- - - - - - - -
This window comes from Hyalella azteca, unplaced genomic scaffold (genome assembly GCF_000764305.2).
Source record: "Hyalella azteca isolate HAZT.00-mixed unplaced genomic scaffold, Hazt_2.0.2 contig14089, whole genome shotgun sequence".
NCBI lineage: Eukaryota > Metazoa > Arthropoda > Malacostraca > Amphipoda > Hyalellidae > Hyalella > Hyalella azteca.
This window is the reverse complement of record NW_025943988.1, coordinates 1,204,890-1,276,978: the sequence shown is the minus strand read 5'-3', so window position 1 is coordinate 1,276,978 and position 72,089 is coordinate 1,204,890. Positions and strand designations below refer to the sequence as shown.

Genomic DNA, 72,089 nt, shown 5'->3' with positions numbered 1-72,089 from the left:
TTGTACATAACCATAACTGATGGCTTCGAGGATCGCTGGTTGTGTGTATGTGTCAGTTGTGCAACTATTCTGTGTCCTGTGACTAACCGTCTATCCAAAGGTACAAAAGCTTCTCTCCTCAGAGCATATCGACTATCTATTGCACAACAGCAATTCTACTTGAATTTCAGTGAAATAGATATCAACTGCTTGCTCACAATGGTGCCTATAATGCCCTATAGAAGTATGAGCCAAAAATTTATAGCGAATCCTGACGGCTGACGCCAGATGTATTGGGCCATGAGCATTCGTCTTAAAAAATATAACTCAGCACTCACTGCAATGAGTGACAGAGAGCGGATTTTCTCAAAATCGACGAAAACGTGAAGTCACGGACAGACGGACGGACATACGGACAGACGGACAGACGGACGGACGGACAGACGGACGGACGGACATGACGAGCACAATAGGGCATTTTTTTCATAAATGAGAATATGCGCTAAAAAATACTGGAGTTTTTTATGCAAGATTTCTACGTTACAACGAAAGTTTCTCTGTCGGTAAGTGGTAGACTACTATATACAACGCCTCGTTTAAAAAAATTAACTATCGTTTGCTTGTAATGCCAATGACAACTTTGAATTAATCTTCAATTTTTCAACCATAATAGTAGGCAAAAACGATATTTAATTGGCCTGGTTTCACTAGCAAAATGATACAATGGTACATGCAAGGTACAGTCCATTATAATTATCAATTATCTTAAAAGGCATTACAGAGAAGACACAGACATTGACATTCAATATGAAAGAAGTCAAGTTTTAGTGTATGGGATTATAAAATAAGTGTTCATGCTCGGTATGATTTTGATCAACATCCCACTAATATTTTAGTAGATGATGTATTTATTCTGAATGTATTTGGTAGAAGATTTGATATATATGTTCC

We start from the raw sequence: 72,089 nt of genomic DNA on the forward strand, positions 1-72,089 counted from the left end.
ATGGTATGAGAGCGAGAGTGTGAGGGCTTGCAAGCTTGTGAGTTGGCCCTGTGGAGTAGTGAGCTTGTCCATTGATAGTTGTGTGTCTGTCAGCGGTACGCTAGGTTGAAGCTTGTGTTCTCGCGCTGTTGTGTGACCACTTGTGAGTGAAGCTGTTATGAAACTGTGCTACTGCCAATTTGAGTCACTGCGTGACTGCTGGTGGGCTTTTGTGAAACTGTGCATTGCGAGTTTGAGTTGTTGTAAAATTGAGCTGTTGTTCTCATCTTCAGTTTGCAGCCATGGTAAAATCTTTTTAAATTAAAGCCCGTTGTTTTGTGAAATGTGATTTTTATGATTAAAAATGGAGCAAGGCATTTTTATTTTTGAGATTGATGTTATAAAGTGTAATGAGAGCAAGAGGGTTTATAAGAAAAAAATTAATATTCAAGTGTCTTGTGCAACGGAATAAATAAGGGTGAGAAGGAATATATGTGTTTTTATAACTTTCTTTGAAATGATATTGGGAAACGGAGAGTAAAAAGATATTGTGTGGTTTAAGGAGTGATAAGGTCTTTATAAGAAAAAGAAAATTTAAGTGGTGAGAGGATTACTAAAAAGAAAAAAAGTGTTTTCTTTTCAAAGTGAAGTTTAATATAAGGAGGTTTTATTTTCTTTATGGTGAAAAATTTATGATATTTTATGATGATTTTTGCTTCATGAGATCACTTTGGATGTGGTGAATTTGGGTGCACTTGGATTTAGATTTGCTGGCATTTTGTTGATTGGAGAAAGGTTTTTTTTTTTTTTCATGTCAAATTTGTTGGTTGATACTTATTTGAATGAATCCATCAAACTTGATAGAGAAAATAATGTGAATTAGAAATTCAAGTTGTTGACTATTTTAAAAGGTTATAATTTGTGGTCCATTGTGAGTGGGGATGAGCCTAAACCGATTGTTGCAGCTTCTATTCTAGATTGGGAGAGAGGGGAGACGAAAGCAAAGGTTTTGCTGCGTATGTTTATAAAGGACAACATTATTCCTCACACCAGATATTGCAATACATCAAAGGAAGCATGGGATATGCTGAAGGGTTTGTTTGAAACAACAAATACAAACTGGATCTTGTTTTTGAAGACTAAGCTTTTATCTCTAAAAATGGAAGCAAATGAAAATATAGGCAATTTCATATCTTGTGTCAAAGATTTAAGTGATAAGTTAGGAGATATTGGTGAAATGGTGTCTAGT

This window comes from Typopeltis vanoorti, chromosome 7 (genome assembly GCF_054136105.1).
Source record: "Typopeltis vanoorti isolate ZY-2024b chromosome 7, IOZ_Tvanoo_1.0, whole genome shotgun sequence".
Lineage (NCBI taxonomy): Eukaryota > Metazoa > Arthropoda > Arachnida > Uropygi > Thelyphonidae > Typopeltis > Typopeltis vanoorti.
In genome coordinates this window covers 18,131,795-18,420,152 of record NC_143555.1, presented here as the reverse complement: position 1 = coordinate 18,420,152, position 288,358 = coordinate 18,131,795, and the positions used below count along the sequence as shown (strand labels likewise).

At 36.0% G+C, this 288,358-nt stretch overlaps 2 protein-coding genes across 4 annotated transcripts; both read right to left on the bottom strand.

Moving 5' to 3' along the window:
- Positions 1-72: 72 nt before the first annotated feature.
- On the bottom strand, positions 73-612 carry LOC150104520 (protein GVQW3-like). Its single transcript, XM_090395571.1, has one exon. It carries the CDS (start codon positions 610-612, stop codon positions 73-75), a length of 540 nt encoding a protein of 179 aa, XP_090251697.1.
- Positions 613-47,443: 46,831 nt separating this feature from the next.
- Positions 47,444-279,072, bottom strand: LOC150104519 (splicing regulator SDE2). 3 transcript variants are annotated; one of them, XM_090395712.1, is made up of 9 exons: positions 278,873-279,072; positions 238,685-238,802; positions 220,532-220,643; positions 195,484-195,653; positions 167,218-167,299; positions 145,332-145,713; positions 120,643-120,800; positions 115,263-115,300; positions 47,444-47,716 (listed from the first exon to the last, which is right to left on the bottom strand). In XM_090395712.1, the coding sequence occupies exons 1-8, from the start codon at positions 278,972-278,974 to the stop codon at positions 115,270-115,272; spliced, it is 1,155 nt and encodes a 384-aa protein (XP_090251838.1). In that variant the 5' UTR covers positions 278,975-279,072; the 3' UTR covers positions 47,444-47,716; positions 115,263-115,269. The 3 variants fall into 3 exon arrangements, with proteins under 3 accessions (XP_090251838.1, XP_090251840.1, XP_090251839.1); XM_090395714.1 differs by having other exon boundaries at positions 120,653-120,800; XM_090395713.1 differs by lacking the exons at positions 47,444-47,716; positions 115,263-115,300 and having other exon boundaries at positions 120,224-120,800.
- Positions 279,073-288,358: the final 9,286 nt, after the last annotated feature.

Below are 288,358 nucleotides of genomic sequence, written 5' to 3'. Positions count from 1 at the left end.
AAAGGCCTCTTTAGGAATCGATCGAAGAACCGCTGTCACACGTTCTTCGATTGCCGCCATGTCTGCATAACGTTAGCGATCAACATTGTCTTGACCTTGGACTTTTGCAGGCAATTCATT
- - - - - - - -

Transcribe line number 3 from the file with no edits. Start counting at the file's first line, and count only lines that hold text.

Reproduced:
NCBI lineage: Eukaryota > Metazoa > Arthropoda > Malacostraca > Amphipoda > Hyalellidae > Hyalella > Hyalella azteca.